War of the Rebellion: Serial 126 Page 0758 CORRESPONDENCE,ETC.

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In 1863 the monthly desertions averaged 4,647; in 1864 they averaged 7,333; in 1865 they averaged 4,368.

The deserters of 1864 include all drafted men who have been assigned to regiments and deserted en route to the field, an some who, being held to the draft, have deserted before reaching general rendezvous. This accounts for the increase of desertions during that year.

I am, general, very respectfully, your obedient servant,


Major, Veteran Reserve Corps, and Bvt. Colonel of Vols.

TABLE No. 1.- Statement of deserters reported by regimental and other commanders to the Provost-Marshal-General's Bureau from their organization to December 31, 1865.*

TABLE No. 2.- Statement of the number of deserters arrested in the several States and Territories, including the District of Columbia, from May 1, 1863, to December 31, 1865.+


Report of Medical Branch.

WAR DEPT., PROVOST-MARSHAL-GENERAL'S BUREAU, Washington, D. C., March 17, 1866.

Bvt. Major General JAMES B. FRY,


GENERAL: In compliance with your order dated September 2, 1865, I have the honor to submit for your information the following historical report of the operations of the Medical Branch of your Bureau from its organization to the present date, and a preliminary report of the medical statistics on file therein.

I have the honor to be, general very respectfully your obedient servant,


Surgeon and Brevet Colonel, U. S. Volunteers, Chief Medical Officer Provost-Marshal-General's Bureau.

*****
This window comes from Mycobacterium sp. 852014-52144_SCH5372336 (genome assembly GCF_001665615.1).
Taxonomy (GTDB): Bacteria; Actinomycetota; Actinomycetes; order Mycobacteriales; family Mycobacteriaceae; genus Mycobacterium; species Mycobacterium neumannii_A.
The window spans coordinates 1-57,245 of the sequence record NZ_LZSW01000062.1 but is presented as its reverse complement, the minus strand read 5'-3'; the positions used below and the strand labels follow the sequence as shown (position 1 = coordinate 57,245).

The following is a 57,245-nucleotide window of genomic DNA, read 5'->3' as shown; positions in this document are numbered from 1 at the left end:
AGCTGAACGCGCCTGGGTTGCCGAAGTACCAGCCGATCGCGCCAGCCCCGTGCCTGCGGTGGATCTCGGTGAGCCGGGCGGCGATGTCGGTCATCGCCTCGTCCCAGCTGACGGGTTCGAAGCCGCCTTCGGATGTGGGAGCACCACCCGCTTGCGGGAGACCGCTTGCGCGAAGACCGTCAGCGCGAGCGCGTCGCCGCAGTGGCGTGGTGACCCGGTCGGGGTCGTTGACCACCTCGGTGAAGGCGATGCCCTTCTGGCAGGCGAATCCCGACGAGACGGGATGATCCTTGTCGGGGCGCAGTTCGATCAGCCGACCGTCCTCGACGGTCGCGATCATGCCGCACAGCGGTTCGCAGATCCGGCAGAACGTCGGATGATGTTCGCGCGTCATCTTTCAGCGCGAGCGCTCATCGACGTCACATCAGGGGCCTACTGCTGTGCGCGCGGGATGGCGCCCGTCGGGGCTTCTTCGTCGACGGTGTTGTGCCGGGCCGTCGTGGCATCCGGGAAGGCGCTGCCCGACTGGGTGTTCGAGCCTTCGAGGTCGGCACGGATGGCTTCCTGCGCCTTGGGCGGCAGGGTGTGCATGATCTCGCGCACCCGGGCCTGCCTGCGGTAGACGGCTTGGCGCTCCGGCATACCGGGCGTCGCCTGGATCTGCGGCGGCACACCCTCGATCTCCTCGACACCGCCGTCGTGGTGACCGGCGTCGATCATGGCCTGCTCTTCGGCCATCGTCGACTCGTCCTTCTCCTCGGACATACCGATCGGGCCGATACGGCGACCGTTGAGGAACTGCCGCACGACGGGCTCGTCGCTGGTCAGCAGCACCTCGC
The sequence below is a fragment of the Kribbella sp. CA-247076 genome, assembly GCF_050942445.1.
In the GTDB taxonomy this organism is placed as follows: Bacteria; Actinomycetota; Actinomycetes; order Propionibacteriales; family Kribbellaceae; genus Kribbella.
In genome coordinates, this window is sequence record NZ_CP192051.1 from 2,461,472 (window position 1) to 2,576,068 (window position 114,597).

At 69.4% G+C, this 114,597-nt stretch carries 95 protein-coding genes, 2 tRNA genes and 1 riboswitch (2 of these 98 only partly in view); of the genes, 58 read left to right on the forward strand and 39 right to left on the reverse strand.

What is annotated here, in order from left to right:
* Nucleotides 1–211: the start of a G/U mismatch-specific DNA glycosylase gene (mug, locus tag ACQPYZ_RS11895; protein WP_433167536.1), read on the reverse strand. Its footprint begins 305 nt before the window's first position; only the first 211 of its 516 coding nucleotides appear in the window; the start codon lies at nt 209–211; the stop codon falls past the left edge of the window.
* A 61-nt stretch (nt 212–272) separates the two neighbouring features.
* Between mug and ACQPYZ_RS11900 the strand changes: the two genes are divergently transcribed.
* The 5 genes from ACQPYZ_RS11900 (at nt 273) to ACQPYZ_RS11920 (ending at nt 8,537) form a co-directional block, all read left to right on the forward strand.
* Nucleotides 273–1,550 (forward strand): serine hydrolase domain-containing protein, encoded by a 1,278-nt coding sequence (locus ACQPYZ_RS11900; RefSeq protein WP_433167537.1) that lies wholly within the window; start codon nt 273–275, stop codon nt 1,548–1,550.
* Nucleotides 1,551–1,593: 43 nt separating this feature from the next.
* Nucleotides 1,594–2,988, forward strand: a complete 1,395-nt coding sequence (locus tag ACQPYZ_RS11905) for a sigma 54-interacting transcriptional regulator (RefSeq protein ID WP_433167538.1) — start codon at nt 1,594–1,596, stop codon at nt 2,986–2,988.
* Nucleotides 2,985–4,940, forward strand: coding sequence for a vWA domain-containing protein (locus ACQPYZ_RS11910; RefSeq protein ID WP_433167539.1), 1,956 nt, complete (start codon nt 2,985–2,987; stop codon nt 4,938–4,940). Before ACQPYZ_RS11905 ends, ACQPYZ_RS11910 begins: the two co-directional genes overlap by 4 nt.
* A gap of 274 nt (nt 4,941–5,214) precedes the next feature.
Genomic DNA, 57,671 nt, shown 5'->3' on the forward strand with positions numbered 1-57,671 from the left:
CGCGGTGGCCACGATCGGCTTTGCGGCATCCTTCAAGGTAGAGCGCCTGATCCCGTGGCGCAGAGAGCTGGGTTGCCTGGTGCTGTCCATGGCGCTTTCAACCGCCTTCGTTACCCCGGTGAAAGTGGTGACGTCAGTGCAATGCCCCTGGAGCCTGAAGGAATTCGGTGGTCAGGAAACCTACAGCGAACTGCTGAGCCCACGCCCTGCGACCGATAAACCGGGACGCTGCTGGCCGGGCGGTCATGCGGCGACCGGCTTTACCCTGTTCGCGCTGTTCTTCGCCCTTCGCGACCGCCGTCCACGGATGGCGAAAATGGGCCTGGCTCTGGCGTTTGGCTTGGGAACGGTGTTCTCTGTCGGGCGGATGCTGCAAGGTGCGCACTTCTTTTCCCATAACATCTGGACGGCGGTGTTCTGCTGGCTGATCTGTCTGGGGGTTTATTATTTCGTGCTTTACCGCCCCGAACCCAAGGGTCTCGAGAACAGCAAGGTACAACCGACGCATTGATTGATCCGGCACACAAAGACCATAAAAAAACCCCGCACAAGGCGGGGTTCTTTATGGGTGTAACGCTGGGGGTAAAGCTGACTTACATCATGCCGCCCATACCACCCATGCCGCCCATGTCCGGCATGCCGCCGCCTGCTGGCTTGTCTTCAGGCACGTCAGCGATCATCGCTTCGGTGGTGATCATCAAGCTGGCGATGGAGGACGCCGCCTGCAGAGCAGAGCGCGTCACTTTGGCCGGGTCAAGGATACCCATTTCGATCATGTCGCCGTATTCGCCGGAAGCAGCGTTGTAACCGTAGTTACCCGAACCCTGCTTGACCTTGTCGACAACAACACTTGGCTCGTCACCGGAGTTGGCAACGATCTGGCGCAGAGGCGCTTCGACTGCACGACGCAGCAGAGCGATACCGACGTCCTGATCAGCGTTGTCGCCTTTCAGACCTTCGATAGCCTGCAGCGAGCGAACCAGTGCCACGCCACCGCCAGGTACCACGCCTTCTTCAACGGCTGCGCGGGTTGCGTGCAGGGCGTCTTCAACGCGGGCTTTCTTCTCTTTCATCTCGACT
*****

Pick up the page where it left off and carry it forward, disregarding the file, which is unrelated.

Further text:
Section 6 of the act approved March 3, 1863, for enrolling and calling out the national forces, and for other purposes, made it the duty of the Provost-Marshal-General, with the approval of the Secretary of War, to institute rules and regulations for the government of his subordinates, and to require stated reports of all proceedings on their part. In pursuance of the above, surgeons of boards of enrollment were called upon to furnish reports of the results of their examination of men for the Army,and in order to establish uniformity among them it was deemed necessary that a commissioned medical officer should be detailed for service under the Provost-Marshal-General, whose duty it should be to advise and direct surgeons of boards of enrollment in the performance of their duties,and who should have the custody of all reports and returns from them, for the purpose of their proper preservation and discussion.


*Detailed statement (here omitted) shows an aggregate of 278,644.

+Detailed statement (here omitted) shows an aggregate of 77, 181.